Via The Atlantic
Astronomers have already found thousands of planets that orbit their own stars. Some are at a distance where it’s neither too hot nor too cold for life to exist. With new, bigger telescopes being built, astronomers will be able to analyze the chemical composition of these planets’ atmospheres to determine whether Earth is the only planet of its kind in the universe. In this interview filmed at the Aspen Ideas Festival, Carl Sagan Institute director and astronomer Lisa Kaltenegger explains this impending scientific breakthrough. “It’s going to change our worldview to know that we are not alone,” she says.
Have an amazing project to share? Join the SHOW-AND-TELL every Wednesday night at 7:30pm ET on Google+ Hangouts.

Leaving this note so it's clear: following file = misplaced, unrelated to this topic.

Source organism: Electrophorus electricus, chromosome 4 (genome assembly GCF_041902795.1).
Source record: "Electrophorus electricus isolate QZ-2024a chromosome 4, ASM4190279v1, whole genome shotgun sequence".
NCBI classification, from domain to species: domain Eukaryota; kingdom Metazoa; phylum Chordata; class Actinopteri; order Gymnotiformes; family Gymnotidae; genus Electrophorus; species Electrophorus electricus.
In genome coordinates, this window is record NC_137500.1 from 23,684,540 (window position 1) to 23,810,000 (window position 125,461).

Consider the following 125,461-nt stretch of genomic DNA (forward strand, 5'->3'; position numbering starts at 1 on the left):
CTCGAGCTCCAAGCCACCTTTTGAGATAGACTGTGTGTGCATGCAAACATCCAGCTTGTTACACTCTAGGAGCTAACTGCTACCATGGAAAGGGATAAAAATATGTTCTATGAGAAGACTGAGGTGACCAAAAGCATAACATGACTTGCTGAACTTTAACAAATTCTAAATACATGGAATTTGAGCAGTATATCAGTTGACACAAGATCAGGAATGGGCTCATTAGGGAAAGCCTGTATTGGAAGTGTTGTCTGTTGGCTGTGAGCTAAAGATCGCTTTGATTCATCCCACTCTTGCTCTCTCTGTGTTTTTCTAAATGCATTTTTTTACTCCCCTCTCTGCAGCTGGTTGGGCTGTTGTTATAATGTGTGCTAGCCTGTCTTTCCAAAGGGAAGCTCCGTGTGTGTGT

Join us every Wednesday night at 8pm ET for Ask an Engineer!
Learn resistor values with Mho’s Resistance or get the best electronics calculator for engineers “Circuit Playground” – Adafruit’s Apps!
Maker Business — Alibaba to invest $15b in tech, set up research labs around the world
Wearables — Hand beading mimicry
Electronics — Trigger happy oscilloscope?
Biohacking — Biohacking: Visioneer – AI Glasses to Assist the Visually Impaired
No comments yet.
Sorry, the comment form is closed at this time.